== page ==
Holly Rowe (Viva Bianca) aims to leave her life as a call-girl and escape to Paris after taking on one last client. When another girl proves unavailable for a threesome, Holly offers the job to Shay (Hanna Mangan-Lawrence), a broke, desperate teenage runaway trying to get through her first night as a hooker. But the night goes horrifically awry when the girls witness their client's murder at the hands of the maniacal Bennett (Stephen Phillips). On the run with a brutal killer on their trail, they must help each other survive the night.
Thematically this Australian 'erotic' (as the ad campaign would have it) thriller attempts the equivalent of the normally male-driven getaway driver or heist story. You know, the one where the antihero aims to pull off one last big score to escape their sordid past. Part Ozploitation thriller, part gritty character study, X: Night of Vengeance shares elements in common with British filmmaker Paul Andrew Williams' similarly harrowing London to Brighton (2006), but proves less focused, flashier and more eager to titillate. Jon Hewitt made his feature debut co-directing crass punk-styled vampire flick Bloodlust (1992) with controversial trash filmmaker Richard Wolstencroft. His later films grew increasingly slick, e.g. Acolytes (2008) with Joel Edgerton, often co-written with his wife: actress Belinda McClory who had a small role in The Matrix (1999) and a lead in cult horror Cubbyhouse (2001). She appears here as a retired call girl advising Holly. Most recently Hewitt remade Brian Trenchard-Smith's infamous Video Nasty Turkey Shoot (2014) for veteran Ozploitation producer Anthony Ginnane.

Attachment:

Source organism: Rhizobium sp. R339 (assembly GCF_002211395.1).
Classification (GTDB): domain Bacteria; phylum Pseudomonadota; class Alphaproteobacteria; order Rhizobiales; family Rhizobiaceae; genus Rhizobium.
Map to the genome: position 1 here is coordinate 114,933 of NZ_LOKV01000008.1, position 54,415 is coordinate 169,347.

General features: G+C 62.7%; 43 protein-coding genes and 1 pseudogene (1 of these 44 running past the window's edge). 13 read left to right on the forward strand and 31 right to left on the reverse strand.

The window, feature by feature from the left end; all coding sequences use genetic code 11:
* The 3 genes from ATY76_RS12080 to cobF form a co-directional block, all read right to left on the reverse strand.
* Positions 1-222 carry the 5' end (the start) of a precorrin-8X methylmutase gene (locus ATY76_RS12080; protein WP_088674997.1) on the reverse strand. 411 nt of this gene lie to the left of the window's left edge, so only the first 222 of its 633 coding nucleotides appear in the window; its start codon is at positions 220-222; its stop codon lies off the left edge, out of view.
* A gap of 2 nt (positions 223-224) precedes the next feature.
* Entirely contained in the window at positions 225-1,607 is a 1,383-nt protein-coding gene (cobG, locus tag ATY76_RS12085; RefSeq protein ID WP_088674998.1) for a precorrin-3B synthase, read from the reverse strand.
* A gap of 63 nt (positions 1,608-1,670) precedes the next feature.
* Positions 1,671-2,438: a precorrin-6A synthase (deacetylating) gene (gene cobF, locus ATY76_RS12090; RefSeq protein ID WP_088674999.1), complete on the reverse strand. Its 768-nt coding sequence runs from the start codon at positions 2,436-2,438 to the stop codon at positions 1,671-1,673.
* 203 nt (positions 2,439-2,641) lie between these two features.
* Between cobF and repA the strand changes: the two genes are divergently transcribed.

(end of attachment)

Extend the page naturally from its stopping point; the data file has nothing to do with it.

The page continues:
Here Hewitt continues to push buttons with graphic nudity and sex scenes but in a fairly even-handed manner including as almost as many male full-frontal shots as provocative female flesh. While viewers are almost accustomed to filmmakers depicting the dark underbelly of American cities like New York, LA or Las Vegas, Hewitt's presentation of Sydney's red-light district King's Cross as a neon-lit hell of zombie-like street waifs, snarling thugs and curb-crawling dirty old men packs a relatively fresh punch. In its more potent, quieter stretches X: Night of Vengeance pulls off some poignant, affecting insights into the troubled and desperate protagonists. Some of that is likely due to McClory's script input although the performances are also excellent from Viva Bianca and Hanna Mangan-Lawrence, both featured players on the Spartacus television franchise. Yet while the dramatic spark of the story clearly rests in the contrasting status and personalities of Holly and Shay, the film curiously opts to keep them apart for long stretches of screen-time.
Once the women witness the murder the pace ought to pick up but strangely does not. Hewitt's flashy direction indulges in split-screen, fancy titillating angles and cocaine-fueled slow-motion sequences but still loses what momentum the plot built up to this point. Thereafter the film fragments into flashbacks, meandering subplots and pointless digressions as when Shay helps two junkies shoot up. Although Holly's dead-eyed cop boyfriend (Peter Docker) is a convincingly creepy presence the script over-eggs the killer as a ranting misogynist prone to unsubtle rants about the untrustworthy nature of women. While the performances and genuine attempts at character depth elevate X: Night of Vengeance above the rank of disposable exploitation, it is less successful at crafting taut suspense than unrelenting grimness and leans too heavily on contrivance.